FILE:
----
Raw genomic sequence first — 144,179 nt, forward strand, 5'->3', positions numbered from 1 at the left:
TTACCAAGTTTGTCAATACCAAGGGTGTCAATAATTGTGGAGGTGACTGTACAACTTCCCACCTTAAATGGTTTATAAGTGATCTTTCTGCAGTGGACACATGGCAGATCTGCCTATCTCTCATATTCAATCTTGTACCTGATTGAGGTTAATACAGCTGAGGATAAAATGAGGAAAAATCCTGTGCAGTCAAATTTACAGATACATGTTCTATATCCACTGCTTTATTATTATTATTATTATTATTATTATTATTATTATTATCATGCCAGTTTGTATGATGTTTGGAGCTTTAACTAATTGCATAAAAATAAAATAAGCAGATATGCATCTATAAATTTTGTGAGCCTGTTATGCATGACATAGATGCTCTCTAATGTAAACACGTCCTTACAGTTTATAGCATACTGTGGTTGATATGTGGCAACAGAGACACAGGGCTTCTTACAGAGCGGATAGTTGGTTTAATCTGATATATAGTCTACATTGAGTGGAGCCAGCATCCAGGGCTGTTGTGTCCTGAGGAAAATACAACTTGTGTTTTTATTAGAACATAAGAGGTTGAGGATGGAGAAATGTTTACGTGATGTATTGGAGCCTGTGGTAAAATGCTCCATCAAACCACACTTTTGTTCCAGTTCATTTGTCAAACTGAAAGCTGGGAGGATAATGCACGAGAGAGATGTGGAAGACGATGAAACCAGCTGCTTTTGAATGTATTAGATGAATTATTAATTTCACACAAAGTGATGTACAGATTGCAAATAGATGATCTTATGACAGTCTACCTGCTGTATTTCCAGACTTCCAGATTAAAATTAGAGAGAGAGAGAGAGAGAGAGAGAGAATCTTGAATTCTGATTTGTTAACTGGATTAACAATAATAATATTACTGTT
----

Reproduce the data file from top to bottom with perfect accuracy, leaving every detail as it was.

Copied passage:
Raw genomic sequence first — 144,179 nt, forward strand, 5'->3', positions numbered from 1 at the left:
TTACCAAGTTTGTCAATACCAAGGGTGTCAATAATTGTGGAGGTGACTGTACAACTTCCCACCTTAAATGGTTTATAAGTGATCTTTCTGCAGTGGACACATGGCAGATCTGCCTATCTCTCATATTCAATCTTGTACCTGATTGAGGTTAATACAGCTGAGGATAAAATGAGGAAAAATCCTGTGCAGTCAAATTTACAGATACATGTTCTATATCCACTGCTTTATTATTATTATTATTATTATTATTATTATTATTATTATCATGCCAGTTTGTATGATGTTTGGAGCTTTAACTAATTGCATAAAAATAAAATAAGCAGATATGCATCTATAAATTTTGTGAGCCTGTTATGCATGACATAGATGCTCTCTAATGTAAACACGTCCTTACAGTTTATAGCATACTGTGGTTGATATGTGGCAACAGAGACACAGGGCTTCTTACAGAGCGGATAGTTGGTTTAATCTGATATATAGTCTACATTGAGTGGAGCCAGCATCCAGGGCTGTTGTGTCCTGAGGAAAATACAACTTGTGTTTTTATTAGAACATAAGAGGTTGAGGATGGAGAAATGTTTACGTGATGTATTGGAGCCTGTGGTAAAATGCTCCATCAAACCACACTTTTGTTCCAGTTCATTTGTCAAACTGAAAGCTGGGAGGATAATGCACGAGAGAGATGTGGAAGACGATGAAACCAGCTGCTTTTGAATGTATTAGATGAATTATTAATTTCACACAAAGTGATGTACAGATTGCAAATAGATGATCTTATGACAGTCTACCTGCTGTATTTCCAGACTTCCAGATTAAAATTAGAGAGAGAGAGAGAGAGAGAGAGAGAATCTTGAATTCTGATTTGTTAACTGGATTAACAATAATAATATTACTGTT